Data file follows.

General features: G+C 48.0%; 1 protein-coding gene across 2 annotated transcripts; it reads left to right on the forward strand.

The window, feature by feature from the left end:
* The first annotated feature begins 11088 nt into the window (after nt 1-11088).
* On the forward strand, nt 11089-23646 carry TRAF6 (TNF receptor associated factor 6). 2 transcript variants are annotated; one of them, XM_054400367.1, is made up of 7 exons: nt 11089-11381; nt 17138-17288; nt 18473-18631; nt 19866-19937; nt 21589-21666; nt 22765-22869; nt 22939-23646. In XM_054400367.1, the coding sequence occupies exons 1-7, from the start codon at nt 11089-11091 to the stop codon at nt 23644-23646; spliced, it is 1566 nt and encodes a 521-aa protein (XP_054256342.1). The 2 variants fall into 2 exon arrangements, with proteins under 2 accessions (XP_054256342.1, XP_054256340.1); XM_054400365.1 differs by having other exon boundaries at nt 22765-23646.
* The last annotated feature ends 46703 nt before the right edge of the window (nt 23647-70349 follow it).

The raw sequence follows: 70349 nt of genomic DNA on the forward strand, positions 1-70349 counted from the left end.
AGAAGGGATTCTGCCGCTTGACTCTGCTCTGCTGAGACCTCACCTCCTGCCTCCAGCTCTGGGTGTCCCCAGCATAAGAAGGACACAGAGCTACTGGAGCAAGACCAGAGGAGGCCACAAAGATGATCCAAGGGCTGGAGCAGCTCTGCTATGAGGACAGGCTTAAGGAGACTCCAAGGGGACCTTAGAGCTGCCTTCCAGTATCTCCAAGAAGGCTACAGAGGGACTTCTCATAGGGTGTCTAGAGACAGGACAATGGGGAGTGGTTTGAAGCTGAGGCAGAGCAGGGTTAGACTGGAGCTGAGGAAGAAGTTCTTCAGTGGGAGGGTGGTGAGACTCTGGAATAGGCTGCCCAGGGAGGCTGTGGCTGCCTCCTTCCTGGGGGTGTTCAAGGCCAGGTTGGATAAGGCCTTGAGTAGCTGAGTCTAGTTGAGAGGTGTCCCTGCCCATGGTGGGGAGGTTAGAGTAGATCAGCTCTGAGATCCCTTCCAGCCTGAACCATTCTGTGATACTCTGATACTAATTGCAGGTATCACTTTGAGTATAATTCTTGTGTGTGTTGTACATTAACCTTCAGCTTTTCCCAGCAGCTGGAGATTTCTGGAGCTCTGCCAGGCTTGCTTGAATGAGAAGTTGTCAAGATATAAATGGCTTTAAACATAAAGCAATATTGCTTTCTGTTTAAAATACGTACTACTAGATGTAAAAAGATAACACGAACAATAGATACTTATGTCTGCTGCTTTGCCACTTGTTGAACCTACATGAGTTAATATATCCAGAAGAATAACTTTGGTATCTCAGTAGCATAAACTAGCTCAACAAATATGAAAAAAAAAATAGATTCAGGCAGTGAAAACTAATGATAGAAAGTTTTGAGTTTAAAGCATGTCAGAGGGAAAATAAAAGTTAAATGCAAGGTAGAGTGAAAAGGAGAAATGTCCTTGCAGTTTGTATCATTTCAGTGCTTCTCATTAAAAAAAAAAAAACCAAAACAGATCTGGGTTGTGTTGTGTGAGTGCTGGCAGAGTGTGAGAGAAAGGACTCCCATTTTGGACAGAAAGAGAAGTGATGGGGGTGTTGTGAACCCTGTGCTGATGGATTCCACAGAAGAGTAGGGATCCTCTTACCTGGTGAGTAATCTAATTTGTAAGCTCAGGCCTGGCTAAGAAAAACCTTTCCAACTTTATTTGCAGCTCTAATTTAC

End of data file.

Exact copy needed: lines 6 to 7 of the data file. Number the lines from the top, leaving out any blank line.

The raw sequence follows: 70349 nt of genomic DNA on the forward strand, positions 1-70349 counted from the left end.
AGAAGGGATTCTGCCGCTTGACTCTGCTCTGCTGAGACCTCACCTCCTGCCTCCAGCTCTGGGTGTCCCCAGCATAAGAAGGACACAGAGCTACTGGAGCAAGACCAGAGGAGGCCACAAAGATGATCCAAGGGCTGGAGCAGCTCTGCTATGAGGACAGGCTTAAGGAGACTCCAAGGGGACCTTAGAGCTGCCTTCCAGTATCTCCAAGAAGGCTACAGAGGGACTTCTCATAGGGTGTCTAGAGACAGGACAATGGGGAGTGGTTTGAAGCTGAGGCAGAGCAGGGTTAGACTGGAGCTGAGGAAGAAGTTCTTCAGTGGGAGGGTGGTGAGACTCTGGAATAGGCTGCCCAGGGAGGCTGTGGCTGCCTCCTTCCTGGGGGTGTTCAAGGCCAGGTTGGATAAGGCCTTGAGTAGCTGAGTCTAGTTGAGAGGTGTCCCTGCCCATGGTGGGGAGGTTAGAGTAGATCAGCTCTGAGATCCCTTCCAGCCTGAACCATTCTGTGATACTCTGATACTAATTGCAGGTATCACTTTGAGTATAATTCTTGTGTGTGTTGTACATTAACCTTCAGCTTTTCCCAGCAGCTGGAGATTTCTGGAGCTCTGCCAGGCTTGCTTGAATGAGAAGTTGTCAAGATATAAATGGCTTTAAACATAAAGCAATATTGCTTTCTGTTTAAAATACGTACTACTAGATGTAAAAAGATAACACGAACAATAGATACTTATGTCTGCTGCTTTGCCACTTGTTGAACCTACATGAGTTAATATATCCAGAAGAATAACTTTGGTATCTCAGTAGCATAAACTAGCTCAACAAATATGAAAAAAAAAATAGATTCAGGCAGTGAAAACTAATGATAGAAAGTTTTGAGTTTAAAGCATGTCAGAGGGAAAATAAAAGTTAAATGCAAGGTAGAGTGAAAAGGAGAAATGTCCTTGCAGTTTGTATCATTTCAGTGCTTCTCATTAAAAAAAAAAAAACCAAAACAGATCTGGGTTGTGTTGTGTGAGTGCTGGCAGAGTGTGAGAGAAAGGACTCCCATTTTGGACAGAAAGAGAAGTGATGGGGGTGTTGTGAACCCTGTGCTGATGGATTCCACAGAAGAGTAGGGATCCTCTTACCTGGTGAGTAATCTAATTTGTAAGCTCAGGCCTGGCTAAGAAAAACCTTTCCAACTTTATTTGCAGCTCTAATTTAC